IP Subnetting Class
2/27/01 By:
Christophor Ronk
Section 1: Theory
Computers use the
binary numbering system in everything that is done, even a task as simple as
pressing a key on your keyboard. For Example: when you press the letter A on
your keyboard, the keyboard controller sends a hex message with a series of 1s
and 0s. The computer then looks those 1s and 0s up on a chart to determine
which character was sent.
This same method is used
throughout the entire computer and IP subnetting is based on this system. A
binary digit (called a bit) can only be a 0 or a 1. If humans counted in this manner, and one counted from 1 to 10,
it would look like this: 1,10,11,100,101,110,111,1000,1001,1011. In computers
everything is sent in bytes; 1 byte contains 8 bits of data. In our previous
example, the letter A is sent through the computer using 8 bits of data:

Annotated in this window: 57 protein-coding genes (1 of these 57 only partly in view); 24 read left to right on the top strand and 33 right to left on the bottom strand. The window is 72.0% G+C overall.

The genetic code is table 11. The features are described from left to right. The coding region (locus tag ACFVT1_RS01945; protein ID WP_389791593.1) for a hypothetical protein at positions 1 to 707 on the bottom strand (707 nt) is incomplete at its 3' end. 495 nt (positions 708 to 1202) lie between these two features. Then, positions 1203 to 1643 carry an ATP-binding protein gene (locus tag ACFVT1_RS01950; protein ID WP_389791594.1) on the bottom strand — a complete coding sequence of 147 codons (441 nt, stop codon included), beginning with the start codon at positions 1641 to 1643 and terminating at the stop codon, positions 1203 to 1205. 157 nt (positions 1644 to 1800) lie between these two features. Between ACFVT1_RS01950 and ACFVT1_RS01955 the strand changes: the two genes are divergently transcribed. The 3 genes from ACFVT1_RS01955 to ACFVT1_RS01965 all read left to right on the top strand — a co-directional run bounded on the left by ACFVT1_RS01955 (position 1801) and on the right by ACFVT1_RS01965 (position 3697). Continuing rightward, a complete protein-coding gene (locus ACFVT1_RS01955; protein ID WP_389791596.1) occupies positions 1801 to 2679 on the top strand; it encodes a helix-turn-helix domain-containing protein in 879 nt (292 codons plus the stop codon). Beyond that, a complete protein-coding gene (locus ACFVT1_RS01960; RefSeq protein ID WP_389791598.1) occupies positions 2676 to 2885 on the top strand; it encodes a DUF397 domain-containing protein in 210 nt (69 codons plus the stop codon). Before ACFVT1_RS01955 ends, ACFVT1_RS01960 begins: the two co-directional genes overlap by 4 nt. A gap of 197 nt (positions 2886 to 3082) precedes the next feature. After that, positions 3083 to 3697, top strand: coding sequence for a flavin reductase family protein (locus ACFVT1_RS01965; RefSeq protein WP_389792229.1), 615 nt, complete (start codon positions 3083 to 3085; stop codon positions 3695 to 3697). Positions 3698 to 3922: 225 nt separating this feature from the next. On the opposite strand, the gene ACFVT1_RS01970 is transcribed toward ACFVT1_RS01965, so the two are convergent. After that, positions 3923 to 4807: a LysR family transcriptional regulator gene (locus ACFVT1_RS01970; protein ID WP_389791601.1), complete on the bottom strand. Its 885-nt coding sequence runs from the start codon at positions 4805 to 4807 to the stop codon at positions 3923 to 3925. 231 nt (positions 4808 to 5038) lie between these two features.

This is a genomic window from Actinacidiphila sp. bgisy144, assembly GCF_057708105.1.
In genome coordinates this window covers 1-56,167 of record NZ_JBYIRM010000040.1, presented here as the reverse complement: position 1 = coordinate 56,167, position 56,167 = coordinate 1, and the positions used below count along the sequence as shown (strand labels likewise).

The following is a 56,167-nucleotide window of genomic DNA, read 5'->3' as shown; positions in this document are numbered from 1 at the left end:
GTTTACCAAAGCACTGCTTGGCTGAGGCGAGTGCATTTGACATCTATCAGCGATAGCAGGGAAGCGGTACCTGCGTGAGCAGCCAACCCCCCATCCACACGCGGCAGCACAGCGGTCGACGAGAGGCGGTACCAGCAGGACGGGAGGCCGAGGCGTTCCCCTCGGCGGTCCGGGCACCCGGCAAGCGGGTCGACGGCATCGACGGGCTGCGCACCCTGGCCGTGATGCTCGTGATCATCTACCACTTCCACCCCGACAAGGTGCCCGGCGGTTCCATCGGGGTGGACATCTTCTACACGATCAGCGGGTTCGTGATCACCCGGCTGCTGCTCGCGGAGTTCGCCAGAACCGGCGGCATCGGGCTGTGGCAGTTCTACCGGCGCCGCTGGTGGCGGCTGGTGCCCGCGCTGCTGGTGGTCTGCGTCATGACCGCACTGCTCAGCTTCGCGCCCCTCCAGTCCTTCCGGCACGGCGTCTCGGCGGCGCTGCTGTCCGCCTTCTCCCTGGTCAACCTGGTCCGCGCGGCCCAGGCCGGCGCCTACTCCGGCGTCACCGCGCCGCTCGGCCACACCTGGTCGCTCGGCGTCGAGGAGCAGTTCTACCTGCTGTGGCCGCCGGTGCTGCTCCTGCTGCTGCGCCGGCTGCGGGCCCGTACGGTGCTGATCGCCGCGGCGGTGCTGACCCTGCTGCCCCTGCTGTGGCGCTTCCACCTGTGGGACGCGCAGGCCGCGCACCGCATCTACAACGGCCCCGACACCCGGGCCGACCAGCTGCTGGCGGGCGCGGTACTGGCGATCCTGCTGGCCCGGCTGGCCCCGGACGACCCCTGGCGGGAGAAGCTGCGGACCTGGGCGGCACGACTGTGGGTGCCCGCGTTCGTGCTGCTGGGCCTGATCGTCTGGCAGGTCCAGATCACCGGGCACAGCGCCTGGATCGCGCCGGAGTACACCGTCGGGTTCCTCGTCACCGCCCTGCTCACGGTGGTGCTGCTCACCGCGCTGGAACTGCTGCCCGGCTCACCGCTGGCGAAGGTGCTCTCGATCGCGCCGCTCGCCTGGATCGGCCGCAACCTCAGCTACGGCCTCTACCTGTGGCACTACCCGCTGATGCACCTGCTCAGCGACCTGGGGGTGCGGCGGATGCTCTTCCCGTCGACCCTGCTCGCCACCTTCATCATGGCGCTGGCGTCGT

01000001. All of this data combined is 1 byte of information. Any digits not
used, are sent regardless. For instance, the binary number 4 is expressed
as 00000100 so that all 8 bits within
the byte are used. Let us digress a bit and talk about storage. When a hard
drive is said to have a capacity of 20 Gigabytes, (20,000,000,000 bytes) in
reality that hard drive stores 160 billion 1s and 0s; even CD rom drives use
lasers to determine 1s and 0s. This is the essence of digital. Any digital
signal contains a mark or a space, which is just another term in radio for 1
and 0.
Now with basic binary
out of the way, let us look more closely at IP addressing:
You see: Computer
Sees:
63.199.71.1 00111111.11000111.01000111.00000001
255.255.255.0
11111111.11111111.11111111.00000000
In the
example above you see that the subnet mask lines up perfectly with each bit in
the preceding IP address.
A subnet mask will always be
consecutive 1s followed by consecutive 0s, never mixed. For example, let us
look at the binary equivalent of a different subnet mask.
255.255.255.0 11111111.11111111.11111111.00000000